Author Topic: pacific coast  (Read 5711 times)

0 Members and 1 Guest are viewing this topic.

Offline Henk Wittekamp

pacific coast
« on: January 02, 2011, 04:36:08 pm »
I'm from the Netherlands and want to cycle the Pacific Coast route in May this year. Me and my wife have been cycling  several times in Asia and are now looking for a new challenge in the VS. i Can't find enough information about accommodation along this route as we are not camping and prefer to stay indoor during the night.
Are there on cycle distances hotel/motel ore other overnight accomodation and are they published. Or is the information on the maps from Adventure Cycling Ass. sufficient.
I would like to here from people with experiece what the possibilities are.
Kind regards,


  • Guest
Re: pacific coast
« Reply #1 on: January 02, 2011, 05:25:17 pm »
I have ridden this route using indoor lodging most of the time. Towns are close together; finding a place is not difficult. Where there are more than three places, the ACA map lists only three.

Where there were three or more places, I did not reserve a room in advance. Arriving in town in early or mid-afternoon, I asked for the local Chamber of Commerce or similar information center, where people were always willing to tell me about the choices and even telephone around for me.

These days, Wi-Fi is ubiquitous. 95% of motels and hostels have it. I now use Google Maps to look at the towns ahead, then "search nearby" for lodging. Then gets me opinions about the places from others who have stayed there. Being on line really helps.


Offline dougcalifornia

Re: pacific coast
« Reply #2 on: February 13, 2011, 08:49:29 pm »
Henk There is a book called "bicycling the pacific coast" that gives great route information. Then just Google the town you want with the word motel or hotel in it. The book does list several hostels along the way. I have used the book for my trip and it is great.

P.S. there is also promotional magazine that you can pick up at most restaurants and rest stops that have room specials for travelers. it is also on line at  Doug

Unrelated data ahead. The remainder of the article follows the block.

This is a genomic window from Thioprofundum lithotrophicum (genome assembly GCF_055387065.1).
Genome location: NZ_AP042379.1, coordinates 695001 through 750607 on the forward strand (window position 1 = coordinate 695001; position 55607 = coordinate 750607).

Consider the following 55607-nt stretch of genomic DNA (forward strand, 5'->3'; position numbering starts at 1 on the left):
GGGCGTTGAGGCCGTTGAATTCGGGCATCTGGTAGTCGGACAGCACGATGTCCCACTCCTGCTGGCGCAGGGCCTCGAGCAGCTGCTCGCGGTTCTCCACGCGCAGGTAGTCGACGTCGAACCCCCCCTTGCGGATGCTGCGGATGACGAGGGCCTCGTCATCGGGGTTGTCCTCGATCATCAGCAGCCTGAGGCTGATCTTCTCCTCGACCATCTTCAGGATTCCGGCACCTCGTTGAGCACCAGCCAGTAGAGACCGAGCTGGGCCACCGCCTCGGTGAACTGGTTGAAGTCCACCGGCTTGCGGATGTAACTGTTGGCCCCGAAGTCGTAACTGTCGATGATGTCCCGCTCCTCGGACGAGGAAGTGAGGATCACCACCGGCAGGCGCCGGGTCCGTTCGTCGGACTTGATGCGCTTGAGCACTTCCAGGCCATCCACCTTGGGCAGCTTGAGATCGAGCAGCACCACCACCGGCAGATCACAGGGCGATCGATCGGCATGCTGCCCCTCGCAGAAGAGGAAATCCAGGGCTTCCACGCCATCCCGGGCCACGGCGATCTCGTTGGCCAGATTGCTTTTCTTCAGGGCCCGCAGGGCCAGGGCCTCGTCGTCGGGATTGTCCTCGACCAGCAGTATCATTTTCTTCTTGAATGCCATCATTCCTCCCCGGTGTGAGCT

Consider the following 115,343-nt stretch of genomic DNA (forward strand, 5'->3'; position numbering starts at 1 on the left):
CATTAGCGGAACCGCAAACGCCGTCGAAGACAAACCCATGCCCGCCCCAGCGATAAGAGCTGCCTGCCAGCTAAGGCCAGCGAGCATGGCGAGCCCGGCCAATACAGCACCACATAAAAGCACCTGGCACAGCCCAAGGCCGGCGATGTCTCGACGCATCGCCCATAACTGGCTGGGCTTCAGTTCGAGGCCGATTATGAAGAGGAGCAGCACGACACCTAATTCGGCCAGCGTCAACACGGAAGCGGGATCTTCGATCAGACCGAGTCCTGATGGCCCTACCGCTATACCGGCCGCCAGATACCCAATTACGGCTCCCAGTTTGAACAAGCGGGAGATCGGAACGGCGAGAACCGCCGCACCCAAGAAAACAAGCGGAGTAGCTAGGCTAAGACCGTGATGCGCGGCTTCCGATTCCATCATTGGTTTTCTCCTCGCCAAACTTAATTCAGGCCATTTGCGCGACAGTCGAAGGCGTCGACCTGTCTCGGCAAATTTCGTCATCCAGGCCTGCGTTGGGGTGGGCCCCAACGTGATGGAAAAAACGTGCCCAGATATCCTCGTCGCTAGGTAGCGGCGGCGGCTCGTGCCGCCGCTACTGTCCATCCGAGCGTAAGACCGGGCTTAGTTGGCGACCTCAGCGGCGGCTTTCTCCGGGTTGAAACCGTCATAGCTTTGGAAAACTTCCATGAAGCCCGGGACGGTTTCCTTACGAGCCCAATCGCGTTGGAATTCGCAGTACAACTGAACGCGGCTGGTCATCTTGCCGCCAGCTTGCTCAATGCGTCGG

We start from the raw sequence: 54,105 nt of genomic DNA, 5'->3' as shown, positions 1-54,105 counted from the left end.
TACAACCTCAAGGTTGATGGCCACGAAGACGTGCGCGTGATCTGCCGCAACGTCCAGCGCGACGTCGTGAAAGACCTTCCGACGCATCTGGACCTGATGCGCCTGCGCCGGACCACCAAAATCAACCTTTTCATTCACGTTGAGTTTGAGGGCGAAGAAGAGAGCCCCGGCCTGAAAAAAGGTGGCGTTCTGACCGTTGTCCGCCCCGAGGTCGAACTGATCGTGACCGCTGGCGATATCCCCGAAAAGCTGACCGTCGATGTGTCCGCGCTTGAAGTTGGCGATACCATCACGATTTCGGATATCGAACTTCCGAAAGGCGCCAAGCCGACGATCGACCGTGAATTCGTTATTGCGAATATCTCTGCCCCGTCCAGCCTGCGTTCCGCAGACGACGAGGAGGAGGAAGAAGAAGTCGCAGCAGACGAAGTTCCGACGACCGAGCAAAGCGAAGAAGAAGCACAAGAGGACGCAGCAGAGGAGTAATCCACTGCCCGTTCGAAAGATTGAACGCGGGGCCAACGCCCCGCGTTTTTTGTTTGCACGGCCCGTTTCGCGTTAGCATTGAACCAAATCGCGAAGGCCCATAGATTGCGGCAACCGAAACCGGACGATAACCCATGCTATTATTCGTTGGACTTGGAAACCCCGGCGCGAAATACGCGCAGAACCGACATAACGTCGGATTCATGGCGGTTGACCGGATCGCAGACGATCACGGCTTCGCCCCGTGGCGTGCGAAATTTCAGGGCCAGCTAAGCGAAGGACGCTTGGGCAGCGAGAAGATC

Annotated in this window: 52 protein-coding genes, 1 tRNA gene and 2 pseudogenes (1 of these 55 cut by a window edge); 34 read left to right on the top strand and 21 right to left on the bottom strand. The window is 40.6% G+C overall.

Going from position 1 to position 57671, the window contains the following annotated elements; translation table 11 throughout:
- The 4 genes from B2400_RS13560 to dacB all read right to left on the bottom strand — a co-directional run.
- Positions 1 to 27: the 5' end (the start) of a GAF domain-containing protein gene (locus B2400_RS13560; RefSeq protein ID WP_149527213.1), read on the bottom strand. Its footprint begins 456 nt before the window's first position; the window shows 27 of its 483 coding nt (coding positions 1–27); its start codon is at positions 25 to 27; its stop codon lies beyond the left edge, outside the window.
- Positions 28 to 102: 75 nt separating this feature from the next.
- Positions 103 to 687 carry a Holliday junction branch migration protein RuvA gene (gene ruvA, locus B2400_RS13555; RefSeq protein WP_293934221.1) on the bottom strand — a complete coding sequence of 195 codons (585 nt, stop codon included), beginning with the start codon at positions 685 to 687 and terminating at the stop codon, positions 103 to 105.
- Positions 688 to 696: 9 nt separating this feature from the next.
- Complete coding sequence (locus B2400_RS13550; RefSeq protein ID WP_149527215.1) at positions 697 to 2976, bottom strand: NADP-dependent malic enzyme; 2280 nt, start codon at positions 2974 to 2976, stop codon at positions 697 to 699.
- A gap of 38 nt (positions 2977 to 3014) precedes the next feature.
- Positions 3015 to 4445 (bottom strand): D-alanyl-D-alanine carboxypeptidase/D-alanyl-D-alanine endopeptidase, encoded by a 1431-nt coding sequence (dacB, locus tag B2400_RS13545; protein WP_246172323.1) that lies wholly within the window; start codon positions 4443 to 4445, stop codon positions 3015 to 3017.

« Last Edit: February 13, 2011, 10:47:33 pm by Fred Hiltz »

Offline staehpj1

Re: pacific coast
« Reply #3 on: February 14, 2011, 07:47:07 am »
Henk There is a book called "bicycling the pacific coast" that gives great route information.
It is a very nice book but is probably getting a bit out of date wrt services.

I'd probably invest in the ACA maps if I were going now and didn't already have either.  I have not used these specific maps, but based on my experience with their other routes I am sure they would be all you would need other than printing out the addenda from the ACA web site just before you go to be sure of having the latest changes.

Offline steelhead

Re: pacific coast
« Reply #4 on: February 14, 2011, 08:40:40 am »
Since I live in Oregon I have biked this route often. There are many state parks along the way with yurts. In addition, all the parks have hiker biker only areas if you choose to camp.
question authority

Offline jeff s

Re: pacific coast
« Reply #5 on: February 14, 2011, 12:42:23 pm »
Henk, check out the link to the Oregon Coast bike map that Steelhead offered - it's very useful!  As far as (non-camping) accommodations, check out the Travel Oregon website - - they have a lot of good info & also a "Ride Oregon" section devoted specifically to bike touring.  If you're getting out to the coast from Portland, there are some great back road routes - see the City of Portland maps page:

Offline Westinghouse

Re: pacific coast
« Reply #6 on: February 14, 2011, 12:54:37 pm »
As for myself, I would just go and cross those bridges when I came to them, but that's just me.

Offline Grumpybear

Re: pacific coast
« Reply #7 on: February 14, 2011, 01:09:17 pm »
I just did that tour last summer. For most of the route finding a place to stay should be no problem. There is an area in California called Big Sur that has fantastic coastline but few towns, I would plan ahead for a place to sleep between Monterey and San Simeon.

Have fun,